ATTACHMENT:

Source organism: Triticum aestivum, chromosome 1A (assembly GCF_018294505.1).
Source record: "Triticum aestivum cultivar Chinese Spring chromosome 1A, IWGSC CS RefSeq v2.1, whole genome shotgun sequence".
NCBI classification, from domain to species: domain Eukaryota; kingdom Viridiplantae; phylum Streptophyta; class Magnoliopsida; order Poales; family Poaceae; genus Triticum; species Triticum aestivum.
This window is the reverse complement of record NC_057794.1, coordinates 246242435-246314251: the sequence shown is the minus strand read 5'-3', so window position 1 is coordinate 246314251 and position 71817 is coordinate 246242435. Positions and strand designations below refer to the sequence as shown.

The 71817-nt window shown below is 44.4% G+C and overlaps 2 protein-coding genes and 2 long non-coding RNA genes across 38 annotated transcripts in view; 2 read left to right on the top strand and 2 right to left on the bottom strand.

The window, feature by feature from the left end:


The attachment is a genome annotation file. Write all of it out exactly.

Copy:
Source organism: Triticum aestivum, chromosome 1A (assembly GCF_018294505.1).
Source record: "Triticum aestivum cultivar Chinese Spring chromosome 1A, IWGSC CS RefSeq v2.1, whole genome shotgun sequence".
NCBI classification, from domain to species: domain Eukaryota; kingdom Viridiplantae; phylum Streptophyta; class Magnoliopsida; order Poales; family Poaceae; genus Triticum; species Triticum aestivum.
This window is the reverse complement of record NC_057794.1, coordinates 246242435-246314251: the sequence shown is the minus strand read 5'-3', so window position 1 is coordinate 246314251 and position 71817 is coordinate 246242435. Positions and strand designations below refer to the sequence as shown.

The 71817-nt window shown below is 44.4% G+C and overlaps 2 protein-coding genes and 2 long non-coding RNA genes across 38 annotated transcripts in view; 2 read left to right on the top strand and 2 right to left on the bottom strand.

The window, feature by feature from the left end: